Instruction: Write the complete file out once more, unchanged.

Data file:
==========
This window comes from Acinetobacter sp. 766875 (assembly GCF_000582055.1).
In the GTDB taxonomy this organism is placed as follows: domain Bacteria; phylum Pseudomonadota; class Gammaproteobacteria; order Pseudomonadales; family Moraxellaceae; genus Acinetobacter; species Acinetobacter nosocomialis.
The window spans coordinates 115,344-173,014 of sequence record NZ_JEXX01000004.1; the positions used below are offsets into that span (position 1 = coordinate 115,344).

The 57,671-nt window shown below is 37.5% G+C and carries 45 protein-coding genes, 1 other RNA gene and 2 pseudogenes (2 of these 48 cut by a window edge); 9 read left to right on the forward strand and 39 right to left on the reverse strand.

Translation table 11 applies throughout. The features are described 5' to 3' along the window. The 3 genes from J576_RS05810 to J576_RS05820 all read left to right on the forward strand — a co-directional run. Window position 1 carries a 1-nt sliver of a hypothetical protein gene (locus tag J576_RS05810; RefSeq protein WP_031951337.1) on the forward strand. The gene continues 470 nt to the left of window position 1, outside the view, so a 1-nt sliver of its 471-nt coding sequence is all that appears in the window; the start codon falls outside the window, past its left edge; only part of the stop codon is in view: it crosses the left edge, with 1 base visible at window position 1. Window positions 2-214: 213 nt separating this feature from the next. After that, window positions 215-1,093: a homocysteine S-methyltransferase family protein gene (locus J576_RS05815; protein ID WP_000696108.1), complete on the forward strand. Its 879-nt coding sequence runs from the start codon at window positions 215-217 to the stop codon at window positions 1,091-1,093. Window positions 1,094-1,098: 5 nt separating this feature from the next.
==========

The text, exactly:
This window comes from Acinetobacter sp. 766875 (assembly GCF_000582055.1).
In the GTDB taxonomy this organism is placed as follows: domain Bacteria; phylum Pseudomonadota; class Gammaproteobacteria; order Pseudomonadales; family Moraxellaceae; genus Acinetobacter; species Acinetobacter nosocomialis.
The window spans coordinates 115,344-173,014 of sequence record NZ_JEXX01000004.1; the positions used below are offsets into that span (position 1 = coordinate 115,344).

The 57,671-nt window shown below is 37.5% G+C and carries 45 protein-coding genes, 1 other RNA gene and 2 pseudogenes (2 of these 48 cut by a window edge); 9 read left to right on the forward strand and 39 right to left on the reverse strand.

Translation table 11 applies throughout. The features are described 5' to 3' along the window. The 3 genes from J576_RS05810 to J576_RS05820 all read left to right on the forward strand — a co-directional run. Window position 1 carries a 1-nt sliver of a hypothetical protein gene (locus tag J576_RS05810; RefSeq protein WP_031951337.1) on the forward strand. The gene continues 470 nt to the left of window position 1, outside the view, so a 1-nt sliver of its 471-nt coding sequence is all that appears in the window; the start codon falls outside the window, past its left edge; only part of the stop codon is in view: it crosses the left edge, with 1 base visible at window position 1. Window positions 2-214: 213 nt separating this feature from the next. After that, window positions 215-1,093: a homocysteine S-methyltransferase family protein gene (locus J576_RS05815; protein ID WP_000696108.1), complete on the forward strand. Its 879-nt coding sequence runs from the start codon at window positions 215-217 to the stop codon at window positions 1,091-1,093. Window positions 1,094-1,098: 5 nt separating this feature from the next.